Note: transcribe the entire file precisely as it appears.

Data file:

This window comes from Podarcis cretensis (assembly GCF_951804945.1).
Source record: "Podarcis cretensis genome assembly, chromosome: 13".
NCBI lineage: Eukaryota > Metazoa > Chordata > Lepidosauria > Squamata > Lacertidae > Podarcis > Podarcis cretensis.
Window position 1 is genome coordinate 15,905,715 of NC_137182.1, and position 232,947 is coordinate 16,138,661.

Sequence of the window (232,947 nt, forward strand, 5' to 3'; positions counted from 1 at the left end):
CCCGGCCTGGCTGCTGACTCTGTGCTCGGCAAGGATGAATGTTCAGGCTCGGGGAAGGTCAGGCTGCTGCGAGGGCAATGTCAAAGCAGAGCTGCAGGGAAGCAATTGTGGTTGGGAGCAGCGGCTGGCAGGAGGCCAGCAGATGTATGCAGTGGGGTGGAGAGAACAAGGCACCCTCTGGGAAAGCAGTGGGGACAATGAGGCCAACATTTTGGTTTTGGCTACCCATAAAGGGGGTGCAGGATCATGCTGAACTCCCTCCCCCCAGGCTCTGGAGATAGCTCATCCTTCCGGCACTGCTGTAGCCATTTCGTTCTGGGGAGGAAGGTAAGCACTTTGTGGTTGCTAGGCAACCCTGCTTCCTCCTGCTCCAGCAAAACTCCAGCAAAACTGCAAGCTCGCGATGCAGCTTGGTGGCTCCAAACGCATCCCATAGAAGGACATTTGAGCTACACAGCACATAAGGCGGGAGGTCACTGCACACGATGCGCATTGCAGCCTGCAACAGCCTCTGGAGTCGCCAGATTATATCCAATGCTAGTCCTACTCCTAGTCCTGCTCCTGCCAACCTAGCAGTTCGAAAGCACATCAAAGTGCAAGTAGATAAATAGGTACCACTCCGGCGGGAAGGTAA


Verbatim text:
This window comes from Podarcis cretensis (assembly GCF_951804945.1).
Source record: "Podarcis cretensis genome assembly, chromosome: 13".
NCBI lineage: Eukaryota > Metazoa > Chordata > Lepidosauria > Squamata > Lacertidae > Podarcis > Podarcis cretensis.
Window position 1 is genome coordinate 15,905,715 of NC_137182.1, and position 232,947 is coordinate 16,138,661.

Sequence of the window (232,947 nt, forward strand, 5' to 3'; positions counted from 1 at the left end):
CCCGGCCTGGCTGCTGACTCTGTGCTCGGCAAGGATGAATGTTCAGGCTCGGGGAAGGTCAGGCTGCTGCGAGGGCAATGTCAAAGCAGAGCTGCAGGGAAGCAATTGTGGTTGGGAGCAGCGGCTGGCAGGAGGCCAGCAGATGTATGCAGTGGGGTGGAGAGAACAAGGCACCCTCTGGGAAAGCAGTGGGGACAATGAGGCCAACATTTTGGTTTTGGCTACCCATAAAGGGGGTGCAGGATCATGCTGAACTCCCTCCCCCCAGGCTCTGGAGATAGCTCATCCTTCCGGCACTGCTGTAGCCATTTCGTTCTGGGGAGGAAGGTAAGCACTTTGTGGTTGCTAGGCAACCCTGCTTCCTCCTGCTCCAGCAAAACTCCAGCAAAACTGCAAGCTCGCGATGCAGCTTGGTGGCTCCAAACGCATCCCATAGAAGGACATTTGAGCTACACAGCACATAAGGCGGGAGGTCACTGCACACGATGCGCATTGCAGCCTGCAACAGCCTCTGGAGTCGCCAGATTATATCCAATGCTAGTCCTACTCCTAGTCCTGCTCCTGCCAACCTAGCAGTTCGAAAGCACATCAAAGTGCAAGTAGATAAATAGGTACCACTCCGGCGGGAAGGTAA